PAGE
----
Big Sister by Wendy MacGown

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"Adopting a baby from China should be a fairy tale ending to a story of loss. But life offers no guarantees, no matter how a family is formed. Children come with needs, while middle age presents its own set of challenges. The goals from our thirties often seem hollow, unattainable or irrelevant. Illness can make its sudden devastating appearance. “Big Sister,” the sequel to “Little Sister,” is the story of such a family, twice blessed by adoption. Mark and Rena, the American couple who adopted the baby Mooi Mooi (now called Jennie) from “Little Sister,” live in Chelmsford, Massachusetts. While adopting Jennie satisfied Rena’s yearning for a child; adopting Lily, their second daughter, blew apart a marriage already edging toward divorce. It isn’t Lily’s fault—though Mark would like to blame her, if only to get Rena angry. Yet even before Lily’s arrival, he’d begun questioning his life choices, his health was declining, he’d backed away from family obligations. Then at fifty, he learns he was adopted. Always the strong one, Rena’s faith in marriage is shattered when Mark leaves, apparently for a younger woman. She appears resolute, however, amidst Lily’s head injury, her brother, Jim’s unexpected arrival; and her best friend, Linda’s problems with her son, Zach. Yet she cries each night, lonely and afraid, desperately wanting her husband. Jennie's a daddy’s girl, figuring she would have favored her birthfather as well. Ashamed of her role in Lily’s injury, she strives to be a better sister. Her strength is evident as she helps an unwed mother make a difficult, life-altering choice."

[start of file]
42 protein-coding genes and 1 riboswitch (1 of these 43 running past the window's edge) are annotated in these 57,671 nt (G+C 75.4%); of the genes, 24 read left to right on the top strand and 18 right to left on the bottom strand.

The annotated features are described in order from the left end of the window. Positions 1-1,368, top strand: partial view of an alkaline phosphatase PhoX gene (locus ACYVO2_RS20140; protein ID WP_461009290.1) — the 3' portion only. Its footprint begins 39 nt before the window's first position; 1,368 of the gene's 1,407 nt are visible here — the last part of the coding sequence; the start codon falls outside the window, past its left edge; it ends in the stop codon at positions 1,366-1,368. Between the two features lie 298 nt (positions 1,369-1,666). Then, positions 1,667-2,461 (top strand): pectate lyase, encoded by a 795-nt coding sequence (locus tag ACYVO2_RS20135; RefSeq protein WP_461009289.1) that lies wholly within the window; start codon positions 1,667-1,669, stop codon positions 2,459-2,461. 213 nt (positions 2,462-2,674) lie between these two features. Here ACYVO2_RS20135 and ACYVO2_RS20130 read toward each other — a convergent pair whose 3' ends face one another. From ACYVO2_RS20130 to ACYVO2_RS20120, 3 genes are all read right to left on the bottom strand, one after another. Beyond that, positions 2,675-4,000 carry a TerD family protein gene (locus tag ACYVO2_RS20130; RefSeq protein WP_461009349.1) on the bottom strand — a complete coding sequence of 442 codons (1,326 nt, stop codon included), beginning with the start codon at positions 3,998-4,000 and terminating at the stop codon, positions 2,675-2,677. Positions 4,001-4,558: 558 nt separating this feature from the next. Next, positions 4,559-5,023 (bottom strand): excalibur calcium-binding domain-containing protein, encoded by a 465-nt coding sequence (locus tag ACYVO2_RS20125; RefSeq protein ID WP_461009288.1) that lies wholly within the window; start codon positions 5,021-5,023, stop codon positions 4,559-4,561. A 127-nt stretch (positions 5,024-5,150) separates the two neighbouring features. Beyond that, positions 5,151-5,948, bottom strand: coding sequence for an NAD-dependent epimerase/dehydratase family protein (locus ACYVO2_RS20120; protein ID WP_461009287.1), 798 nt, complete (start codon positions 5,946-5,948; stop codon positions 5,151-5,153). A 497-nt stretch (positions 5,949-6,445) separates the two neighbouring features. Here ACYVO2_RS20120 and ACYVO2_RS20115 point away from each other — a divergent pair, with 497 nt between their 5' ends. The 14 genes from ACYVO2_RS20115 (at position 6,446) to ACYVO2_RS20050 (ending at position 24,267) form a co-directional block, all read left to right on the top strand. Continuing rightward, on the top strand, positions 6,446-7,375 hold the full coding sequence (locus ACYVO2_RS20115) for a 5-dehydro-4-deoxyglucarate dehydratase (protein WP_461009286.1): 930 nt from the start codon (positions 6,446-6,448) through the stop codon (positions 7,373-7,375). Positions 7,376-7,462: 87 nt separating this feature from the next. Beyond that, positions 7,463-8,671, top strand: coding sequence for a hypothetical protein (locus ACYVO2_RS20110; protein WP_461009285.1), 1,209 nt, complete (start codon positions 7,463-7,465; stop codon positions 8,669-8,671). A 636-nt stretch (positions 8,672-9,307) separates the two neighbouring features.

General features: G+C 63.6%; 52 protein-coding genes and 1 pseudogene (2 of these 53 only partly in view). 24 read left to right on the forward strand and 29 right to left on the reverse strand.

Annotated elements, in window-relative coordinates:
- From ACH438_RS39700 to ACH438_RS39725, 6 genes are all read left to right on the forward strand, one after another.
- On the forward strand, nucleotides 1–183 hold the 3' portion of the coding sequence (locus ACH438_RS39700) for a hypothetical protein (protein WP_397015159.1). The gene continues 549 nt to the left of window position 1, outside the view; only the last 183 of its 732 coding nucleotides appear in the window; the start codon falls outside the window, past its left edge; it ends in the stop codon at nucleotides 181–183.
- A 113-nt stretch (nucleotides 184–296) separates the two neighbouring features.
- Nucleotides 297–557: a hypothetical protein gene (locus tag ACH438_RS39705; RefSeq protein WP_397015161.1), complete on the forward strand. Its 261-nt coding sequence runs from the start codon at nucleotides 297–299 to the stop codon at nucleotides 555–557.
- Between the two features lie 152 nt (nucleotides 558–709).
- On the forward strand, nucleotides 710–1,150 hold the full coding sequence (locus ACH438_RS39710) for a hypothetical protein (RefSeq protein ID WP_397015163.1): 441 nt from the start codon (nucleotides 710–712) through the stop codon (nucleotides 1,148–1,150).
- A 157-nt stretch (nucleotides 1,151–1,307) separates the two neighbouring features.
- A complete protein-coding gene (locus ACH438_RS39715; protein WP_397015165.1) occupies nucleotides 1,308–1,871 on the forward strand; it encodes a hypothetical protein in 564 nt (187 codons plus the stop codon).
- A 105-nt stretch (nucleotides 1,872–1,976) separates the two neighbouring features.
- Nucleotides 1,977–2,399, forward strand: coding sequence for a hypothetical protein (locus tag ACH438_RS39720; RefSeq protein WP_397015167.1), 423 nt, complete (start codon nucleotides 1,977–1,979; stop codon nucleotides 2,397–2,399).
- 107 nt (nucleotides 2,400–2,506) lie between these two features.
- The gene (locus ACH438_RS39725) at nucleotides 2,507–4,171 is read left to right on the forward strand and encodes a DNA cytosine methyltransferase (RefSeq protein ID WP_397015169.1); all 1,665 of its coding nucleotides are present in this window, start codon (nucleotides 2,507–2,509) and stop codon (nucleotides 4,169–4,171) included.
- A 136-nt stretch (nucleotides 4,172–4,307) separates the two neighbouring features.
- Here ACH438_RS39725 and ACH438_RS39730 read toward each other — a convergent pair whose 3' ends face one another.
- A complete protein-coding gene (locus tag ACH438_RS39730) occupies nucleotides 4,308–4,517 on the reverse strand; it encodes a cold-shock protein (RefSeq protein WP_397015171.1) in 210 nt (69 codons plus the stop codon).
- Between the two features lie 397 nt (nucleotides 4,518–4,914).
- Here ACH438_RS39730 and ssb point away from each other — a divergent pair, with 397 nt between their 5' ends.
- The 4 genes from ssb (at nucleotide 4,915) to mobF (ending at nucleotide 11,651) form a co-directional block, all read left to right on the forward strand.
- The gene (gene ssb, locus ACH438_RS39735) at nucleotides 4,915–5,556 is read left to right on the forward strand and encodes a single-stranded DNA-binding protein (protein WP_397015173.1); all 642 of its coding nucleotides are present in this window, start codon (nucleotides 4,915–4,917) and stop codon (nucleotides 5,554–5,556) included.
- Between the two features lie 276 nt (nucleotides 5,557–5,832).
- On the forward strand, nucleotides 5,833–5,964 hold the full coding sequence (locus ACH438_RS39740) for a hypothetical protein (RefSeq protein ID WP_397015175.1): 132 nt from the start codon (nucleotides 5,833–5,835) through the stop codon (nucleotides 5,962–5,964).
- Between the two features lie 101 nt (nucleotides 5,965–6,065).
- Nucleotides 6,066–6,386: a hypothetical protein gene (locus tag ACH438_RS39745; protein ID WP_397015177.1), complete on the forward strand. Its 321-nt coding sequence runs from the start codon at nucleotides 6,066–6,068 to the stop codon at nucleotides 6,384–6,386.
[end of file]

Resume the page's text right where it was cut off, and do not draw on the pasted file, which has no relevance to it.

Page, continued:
About Wendy MacGown

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Wendy MacGown’s high tech career spans three decades, providing excellent material for her fertile imagination. While technical writing is her profession, fiction is her passion.   Her novels “Little Sister” and “Crystal Fishbowl,” won honorable mention at the Arizona Author’s Association’s 2005 Literary Contest.   “Little Sister” is also a finalist for ForWord Magazine’s 2006 Book of the Year contest.   MacGown lives with her two daughters on Boston’s North Shore.
Published June 4, 2007 by AuthorHouse. 348 pages
Genres: Literature & Fiction. Fiction

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